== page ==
In an interview, Second Republic joint House Leader, Dr. Junaid Mohammed, speaks on the crisis in the Peoples Democratic Party, the reported resignation of the party’s national chairman, Alhaji Bamanga Tukur, and the long awaited federal cabinet reshuffle.
What in your view does the reported resignation of the national chairman of the PDP, Alhaji Bamanga Tukur, portend for our polity?
First and foremost, I think the alleged exit of Alhaji Bamanga Tukur, no matter how, by whatever means, is a welcome development; what I will describe as good riddance to bad rubbish. He should never have been made any chairman of any political party in any sensible, democratically conscious country. Having said that, I have always maintained that the Peoples Democratic Party has a responsibility, as a preeminent political party in this country, to address some of its undemocratic structures. The PDP can choose to be undemocratic or to have certain structures which are not democratically based like its Board of Trustees, which exercises maximum power but are not elected. That, in itself, will sabotage democracy where the other parties, particularly the APC and other opposition political parties do this sort of thing. It has proven to be counter-productive for democracy in our terrain.
It has been mentioned that in the past, the President used to single-handedly hand pick and foist individuals as chairmen of the party. Former President Olusegun Obasanjo in particular was guilty of this misbehaviour and undemocratic practice. He imposed Solomon Lar first, then Barnabas Gemade, then Audu Ogbeh, then Dr. Ahmadu Ali and so on. That of Audu Ogbeh became celebrated because of the length Obasanjo was ready to go to remove him from office.
It was also ultimately connected to Obasanjo’s third term agenda. The idea that the President shall use armed security personnel to go and literarily arrest the chairman of his own party from his house to the Presidential Villa and force him at gunpoint to write and submit a letter of resignation is the height of political irresponsibility.
Why do you say so?
The fact that nobody in the PDP came to the rescue of Audu Ogbeh or even came out to say what Obasanjo did was irresponsible, undemocratic, was callous. That to me, was an indication that the PDP was not and has never been a democratic party, it can never be the leading party in any democratic set up.
The President recently announced that the list of ministerial nominees is ready for transmission to the National Assembly. Which ministers do you think should be dropped and what kind of people should emerge as their replacements?
There should be certain criteria for the appointment of an individual to occupy the office of a minister. These would obviously include competence, performance and the ability to add value to the process of governance. In all the criteria I have listed, I have not included an ability to get the votes out come 2015; frankly speaking, that, to me, is irrelevant.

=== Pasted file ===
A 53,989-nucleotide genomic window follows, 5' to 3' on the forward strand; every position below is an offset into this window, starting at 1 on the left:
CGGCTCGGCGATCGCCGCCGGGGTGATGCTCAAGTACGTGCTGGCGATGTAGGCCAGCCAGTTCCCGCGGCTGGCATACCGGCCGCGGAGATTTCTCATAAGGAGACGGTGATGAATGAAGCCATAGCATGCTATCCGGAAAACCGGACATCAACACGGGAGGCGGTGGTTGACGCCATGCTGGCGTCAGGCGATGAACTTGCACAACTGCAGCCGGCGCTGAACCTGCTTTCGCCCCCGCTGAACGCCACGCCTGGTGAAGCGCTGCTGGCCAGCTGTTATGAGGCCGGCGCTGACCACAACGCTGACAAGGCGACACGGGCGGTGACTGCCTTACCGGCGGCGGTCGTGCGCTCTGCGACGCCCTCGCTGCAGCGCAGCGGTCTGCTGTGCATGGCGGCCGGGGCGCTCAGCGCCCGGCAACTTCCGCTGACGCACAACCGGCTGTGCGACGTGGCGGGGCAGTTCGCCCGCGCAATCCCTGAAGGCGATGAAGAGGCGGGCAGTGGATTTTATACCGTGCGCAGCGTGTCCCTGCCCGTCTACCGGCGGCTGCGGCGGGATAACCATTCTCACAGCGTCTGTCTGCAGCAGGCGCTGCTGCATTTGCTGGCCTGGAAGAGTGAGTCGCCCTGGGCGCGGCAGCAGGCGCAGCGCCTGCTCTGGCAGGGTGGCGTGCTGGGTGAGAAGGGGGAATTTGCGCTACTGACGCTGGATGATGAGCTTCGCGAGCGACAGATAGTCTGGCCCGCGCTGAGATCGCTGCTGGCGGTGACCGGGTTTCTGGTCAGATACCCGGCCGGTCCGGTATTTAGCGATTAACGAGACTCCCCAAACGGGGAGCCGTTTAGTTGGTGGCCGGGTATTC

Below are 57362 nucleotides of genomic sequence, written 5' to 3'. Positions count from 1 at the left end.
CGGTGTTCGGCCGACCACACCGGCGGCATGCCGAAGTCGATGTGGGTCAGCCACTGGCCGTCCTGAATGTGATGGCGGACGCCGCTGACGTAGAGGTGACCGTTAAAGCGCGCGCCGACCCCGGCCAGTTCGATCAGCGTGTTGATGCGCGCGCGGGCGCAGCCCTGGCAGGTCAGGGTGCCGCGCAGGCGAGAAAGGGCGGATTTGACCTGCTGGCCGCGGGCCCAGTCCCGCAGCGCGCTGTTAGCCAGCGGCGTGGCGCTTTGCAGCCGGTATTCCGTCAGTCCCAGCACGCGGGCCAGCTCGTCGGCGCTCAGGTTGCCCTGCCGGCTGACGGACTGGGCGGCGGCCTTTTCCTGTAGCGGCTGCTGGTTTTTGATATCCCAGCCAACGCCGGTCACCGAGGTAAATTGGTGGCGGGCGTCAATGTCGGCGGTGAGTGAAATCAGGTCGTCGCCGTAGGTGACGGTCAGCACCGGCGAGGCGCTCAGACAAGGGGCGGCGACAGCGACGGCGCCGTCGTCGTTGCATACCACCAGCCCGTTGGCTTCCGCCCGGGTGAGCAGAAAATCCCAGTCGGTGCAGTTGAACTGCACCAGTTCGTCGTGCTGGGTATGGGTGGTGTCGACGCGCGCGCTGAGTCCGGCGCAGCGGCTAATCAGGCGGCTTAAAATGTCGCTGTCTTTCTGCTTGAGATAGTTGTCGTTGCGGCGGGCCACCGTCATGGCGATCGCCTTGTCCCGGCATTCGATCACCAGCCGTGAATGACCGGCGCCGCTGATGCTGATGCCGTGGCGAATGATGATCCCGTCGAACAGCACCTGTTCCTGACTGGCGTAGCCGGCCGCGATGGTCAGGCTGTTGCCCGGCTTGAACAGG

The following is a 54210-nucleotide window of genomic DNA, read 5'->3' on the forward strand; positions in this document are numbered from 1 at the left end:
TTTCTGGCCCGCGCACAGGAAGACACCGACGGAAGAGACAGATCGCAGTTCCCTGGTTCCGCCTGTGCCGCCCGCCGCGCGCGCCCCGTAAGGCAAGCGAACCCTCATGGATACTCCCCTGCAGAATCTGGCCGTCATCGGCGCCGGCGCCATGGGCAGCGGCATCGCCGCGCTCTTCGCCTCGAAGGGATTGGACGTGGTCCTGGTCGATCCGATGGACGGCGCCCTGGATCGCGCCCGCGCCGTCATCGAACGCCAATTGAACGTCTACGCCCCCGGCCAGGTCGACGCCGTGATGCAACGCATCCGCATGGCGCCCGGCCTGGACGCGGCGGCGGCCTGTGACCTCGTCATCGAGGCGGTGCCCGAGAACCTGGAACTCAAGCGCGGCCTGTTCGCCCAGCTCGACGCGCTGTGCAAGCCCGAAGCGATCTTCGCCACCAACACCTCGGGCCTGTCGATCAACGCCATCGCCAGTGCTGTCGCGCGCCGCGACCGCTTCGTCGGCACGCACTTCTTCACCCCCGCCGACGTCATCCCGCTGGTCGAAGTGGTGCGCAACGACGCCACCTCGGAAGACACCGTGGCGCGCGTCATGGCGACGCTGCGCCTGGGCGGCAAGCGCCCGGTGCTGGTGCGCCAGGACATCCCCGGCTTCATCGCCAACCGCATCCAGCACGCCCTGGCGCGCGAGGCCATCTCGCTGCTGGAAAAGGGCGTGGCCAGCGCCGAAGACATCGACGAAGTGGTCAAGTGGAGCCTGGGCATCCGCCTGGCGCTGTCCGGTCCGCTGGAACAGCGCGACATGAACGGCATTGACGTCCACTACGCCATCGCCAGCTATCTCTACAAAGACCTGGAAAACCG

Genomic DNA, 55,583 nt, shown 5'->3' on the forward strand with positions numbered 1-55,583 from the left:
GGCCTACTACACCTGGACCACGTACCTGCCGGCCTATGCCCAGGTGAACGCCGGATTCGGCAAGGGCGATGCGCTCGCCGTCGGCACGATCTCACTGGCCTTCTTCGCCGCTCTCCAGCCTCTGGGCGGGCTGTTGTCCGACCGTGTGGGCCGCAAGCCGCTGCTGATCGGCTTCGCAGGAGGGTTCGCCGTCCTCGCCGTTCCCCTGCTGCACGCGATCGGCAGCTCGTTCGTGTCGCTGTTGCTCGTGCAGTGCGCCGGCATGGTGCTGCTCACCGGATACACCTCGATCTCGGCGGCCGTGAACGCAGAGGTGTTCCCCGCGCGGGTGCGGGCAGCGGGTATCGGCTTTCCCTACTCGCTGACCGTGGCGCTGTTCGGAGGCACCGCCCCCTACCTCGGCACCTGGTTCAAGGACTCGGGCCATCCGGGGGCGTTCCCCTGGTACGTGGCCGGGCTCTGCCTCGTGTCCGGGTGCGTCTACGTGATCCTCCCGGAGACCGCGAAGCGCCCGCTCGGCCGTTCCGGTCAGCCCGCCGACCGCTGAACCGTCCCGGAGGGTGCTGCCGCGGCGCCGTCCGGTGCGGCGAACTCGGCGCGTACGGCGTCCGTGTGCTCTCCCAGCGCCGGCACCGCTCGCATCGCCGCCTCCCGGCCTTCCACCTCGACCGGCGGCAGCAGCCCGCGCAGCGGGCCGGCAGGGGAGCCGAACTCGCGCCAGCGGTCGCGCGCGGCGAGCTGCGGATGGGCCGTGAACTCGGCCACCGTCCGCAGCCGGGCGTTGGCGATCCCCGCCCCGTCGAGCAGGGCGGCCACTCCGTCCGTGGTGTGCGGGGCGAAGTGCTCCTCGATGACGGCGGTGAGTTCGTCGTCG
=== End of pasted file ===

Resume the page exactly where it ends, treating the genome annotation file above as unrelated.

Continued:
Who should go?
Given those criteria, I will say this without fear of contradiction; the first minister to go should be the petroleum minister, Diezani Alison-Madueke. This woman has been a scandal. She lacks the competence to run even a local government, let alone the nation’s ministry. In terms of competence, in terms of political savvy, in terms of integrity, her failure to nudge the two chambers of the National Assembly towards the passage of the Petroleum Industry Bill is a clear indication that she does not command any respect among her colleagues or members of the National Assembly.
The second minister, who must go, will be this utterly irrelevant so-called Minister of Finance and self appointed Coordinating Minister of the Economy (Ngozi Okonjo Iweala). She has not, in any way, managed our finances in any reasonable manner; the hype about her performance in the World Bank has not translated into anything here.
There is a neo-colonial element in the way we hype some of these individuals, who have worked for the World Bank and the (International Monetary Fund) and such other institutions. The third person, who must go, is Stella Oduah. She has failed woefully; she is a disgrace not only to the ministry but also to the President, who appointed her, and to the government and the party. That woman must be made to leave and be prosecuted. Even if nobody goes, these women must be made to leave.
The Minister of Education (Nyeson Wike) should be made to leave; this ministry is too serious to be headed by his type of politician. The impact of relieving these individuals of their appointments will have palpable impact on Nigeria’s international image. Their actions and inactions have diminished our image at home and abroad. Unfortunately, it is not in the interest of this country to have these types of incompetent people running some of the top ministries and departments in the land. There are other ministers, who have badly handled their ministries that should also be made to go.
So many people at home and abroad have singled out the Minister of Agriculture, Akinwumi Adesina, for praises … (cuts in)
As far as I am concerned, he has done nothing. Agriculture is the mainstay of our economy but that has not shown. Nobody has told us how come every attention is on oil revenue. I also hope that when it comes to the appointment of a substantive Minister of Foreign Affairs, Jonathan will appoint a person, who understands foreign relations and have the clout to redeem what is left of Nigeria’s already battered image. We cannot continue like this if we must fulfill our destiny as a nation.